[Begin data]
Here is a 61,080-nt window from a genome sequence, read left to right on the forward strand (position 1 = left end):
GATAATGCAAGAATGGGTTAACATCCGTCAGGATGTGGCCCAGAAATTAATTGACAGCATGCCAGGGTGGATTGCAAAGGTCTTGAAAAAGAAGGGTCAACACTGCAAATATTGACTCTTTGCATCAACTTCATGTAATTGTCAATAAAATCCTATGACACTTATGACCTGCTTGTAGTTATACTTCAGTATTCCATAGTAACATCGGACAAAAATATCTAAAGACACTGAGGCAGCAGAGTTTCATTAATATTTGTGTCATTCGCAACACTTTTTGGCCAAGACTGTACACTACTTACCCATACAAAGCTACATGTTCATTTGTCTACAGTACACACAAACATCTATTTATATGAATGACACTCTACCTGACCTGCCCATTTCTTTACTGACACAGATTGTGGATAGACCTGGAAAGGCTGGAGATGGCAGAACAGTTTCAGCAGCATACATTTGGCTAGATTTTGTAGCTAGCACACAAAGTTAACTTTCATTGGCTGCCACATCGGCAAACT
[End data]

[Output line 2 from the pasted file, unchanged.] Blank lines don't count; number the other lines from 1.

GATAATGCAAGAATGGGTTAACATCCGTCAGGATGTGGCCCAGAAATTAATTGACAGCATGCCAGGGTGGATTGCAAAGGTCTTGAAAAAGAAGGGTCAACACTGCAAATATTGACTCTTTGCATCAACTTCATGTAATTGTCAATAAAATCCTATGACACTTATGACCTGCTTGTAGTTATACTTCAGTATTCCATAGTAACATCGGACAAAAATATCTAAAGACACTGAGGCAGCAGAGTTTCATTAATATTTGTGTCATTCGCAACACTTTTTGGCCAAGACTGTACACTACTTACCCATACAAAGCTACATGTTCATTTGTCTACAGTACACACAAACATCTATTTATATGAATGACACTCTACCTGACCTGCCCATTTCTTTACTGACACAGATTGTGGATAGACCTGGAAAGGCTGGAGATGGCAGAACAGTTTCAGCAGCATACATTTGGCTAGATTTTGTAGCTAGCACACAAAGTTAACTTTCATTGGCTGCCACATCGGCAAACT